Announcing: Keys at Play, Book 1: 88 Progressive Pieces for Pianists of All Ages

Hello friends,

I have an announcement to share today — one that’s been a long time coming. I won’t beat around the bush. I wrote a book! It’s called Keys at Play, Book 1: 88 Progressive Pieces for Pianists of All Ages. And it’s available for order now, across the world, in hardcopy form.

I’ve written articles in the past about both Music Learning Theory and audiation, so you might already know how meeting Dr. Edwin E. Gordon in 2008 influenced my piano teaching. Since then, I’ve taken three certification trainings through the Gordon Institute for Music Learning and believe more than ever that audiation is a foundational skill enabling musicians to find creative freedom and reach more satisfying levels of artistic performance. 

As I’ve tried to integrate more audiation activities into my piano teaching, I’ve found myself increasingly dissatisfied with the pedagogical sequencing used in conventional piano teaching materials. As a result, I started composing my own pieces for students. And so Keys at Play, Book 1 gradually began to form out of a craving for more teaching resources in alignment with how – according to Gordon’s theories on music learning – our minds and bodies most naturally understand music. My influences, in addition to Gordon, come from a wide variety of places – thanks to my interest in piano methods and pedagogical approaches both historic and contemporary. 

In the spirit of Dr. Gordon, let me first tell you what Keys at Play is NOT in order to then better understand what it IS. 🙂

Keys at Play is not a complete MLT-based piano method. If you are looking for that, see Marilyn Lowe’s Music Moves for Piano (MMFP). She was a total trailblazer and mastermind in terms of taking Gordon’s work and applying it to piano study!

Simply stated, Keys at Play is a set of short, progressive pieces (meaning, they start easy and get harder) that uses sequencing following the way Gordon theorized (especially for rhythm) our audiation develops. My goal was to create something flexible for piano teachers that can be used in various ways. Here’s a few examples:

  • I often use this book as a “reading book” or “sight-reading book” for my students — no matter their age or level. IMHO, there’s nothing better for developing their most basic rhythm skills and helping them avoid getting their reading or technique stuck in five-finger positions.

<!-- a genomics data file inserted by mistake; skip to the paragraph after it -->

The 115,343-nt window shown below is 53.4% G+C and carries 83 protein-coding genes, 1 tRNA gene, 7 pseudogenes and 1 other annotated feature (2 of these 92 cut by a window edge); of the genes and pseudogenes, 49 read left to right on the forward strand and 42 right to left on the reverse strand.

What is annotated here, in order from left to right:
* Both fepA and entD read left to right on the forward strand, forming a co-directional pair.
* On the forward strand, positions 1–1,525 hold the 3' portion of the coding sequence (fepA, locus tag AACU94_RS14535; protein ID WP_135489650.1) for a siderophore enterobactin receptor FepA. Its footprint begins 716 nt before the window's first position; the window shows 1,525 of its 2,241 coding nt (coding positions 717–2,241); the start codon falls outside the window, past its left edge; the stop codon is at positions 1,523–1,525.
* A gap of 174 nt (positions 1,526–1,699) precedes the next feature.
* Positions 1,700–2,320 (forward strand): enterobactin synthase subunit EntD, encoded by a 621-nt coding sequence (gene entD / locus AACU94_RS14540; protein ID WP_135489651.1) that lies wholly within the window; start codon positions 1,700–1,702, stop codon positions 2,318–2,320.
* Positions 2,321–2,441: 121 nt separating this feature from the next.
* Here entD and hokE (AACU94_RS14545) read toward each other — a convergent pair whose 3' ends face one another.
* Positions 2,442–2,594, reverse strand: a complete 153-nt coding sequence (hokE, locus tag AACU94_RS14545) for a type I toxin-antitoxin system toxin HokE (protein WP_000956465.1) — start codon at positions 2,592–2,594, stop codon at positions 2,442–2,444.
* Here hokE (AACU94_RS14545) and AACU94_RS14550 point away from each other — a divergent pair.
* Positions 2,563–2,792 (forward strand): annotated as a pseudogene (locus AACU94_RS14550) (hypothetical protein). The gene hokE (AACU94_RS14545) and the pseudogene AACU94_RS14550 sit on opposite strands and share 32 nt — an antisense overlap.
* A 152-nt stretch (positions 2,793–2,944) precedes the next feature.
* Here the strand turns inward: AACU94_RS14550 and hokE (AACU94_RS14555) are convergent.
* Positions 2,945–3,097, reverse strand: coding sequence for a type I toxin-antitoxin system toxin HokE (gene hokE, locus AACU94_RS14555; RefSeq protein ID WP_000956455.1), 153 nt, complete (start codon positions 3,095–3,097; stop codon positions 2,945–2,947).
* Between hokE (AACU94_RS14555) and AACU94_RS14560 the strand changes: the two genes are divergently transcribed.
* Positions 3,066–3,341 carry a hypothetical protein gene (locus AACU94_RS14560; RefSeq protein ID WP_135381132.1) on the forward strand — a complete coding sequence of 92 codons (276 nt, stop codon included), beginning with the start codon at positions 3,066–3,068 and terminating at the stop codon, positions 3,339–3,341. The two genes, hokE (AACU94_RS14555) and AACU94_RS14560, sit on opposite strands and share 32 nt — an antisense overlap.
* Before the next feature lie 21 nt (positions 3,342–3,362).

• I often use this book as a half-rote and half-reading book with my younger/beginner-ish students.
  • I almost always use this book alongside other favorite teaching materials and repertoire, rather than as a stand-alone book.
  • If you are looking to incorporate certain aspects of MLT into your teaching without going “all-in,” Keys at Play might help give you entry points for that.
  • If you are an MLT teacher currently using Marilyn Lowe’s MMFP, you can use my Keys at Play book as your students’ first reader (when they get to MMFP Book 2 or 3, for example).

Keys at Play, Book 1 has been available for well over a year now and is being used by a small group of teachers. Currently, I’m working on creating audio tracks and teacher/student duets for all 88 pieces. After that, I’m looking forward to working on Book 2.

That’s all I’ll say for now. If you are interested in learning more, there are three ways you can do just that:

  1. Browse and order at
  2. Join the Keys at Play email list here.
  3. Register now for a free Zoom webinar I’m hosting on Friday, November 17, 2023 at 10-11am Eastern time. During that time, I’ll give you a walk-through of the book and talk more about the sequencing and pedagogy embedded in my book.

Thanks for reading and celebrating this launch with me!

Questions? Post them below. I’d love to hear them.

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4 thoughts on “Announcing: Keys at Play, Book 1: 88 Progressive Pieces for Pianists of All Ages”

  1. I can say from experience using this book that, in addition to improving reading (pitch/rhythm) in a general sense, the book has been especially helpful in getting students to be very comfortable experiencing simple vs. compound meter (2/4 vs 6/8) without actually ever using the time signatures. I have my students take all repeats using the opposite meter – if the exercise is written with duplet 8ths, then I have them repeat using triplets; if it’s written in triplets, they repeat in duplets. And if there is no repeat written in the music, I write it in myself. By the time students are finished with this book, they are VERY good at swinging rhythm and experientially knowing the difference between simple and compound meter. Highly recommended!

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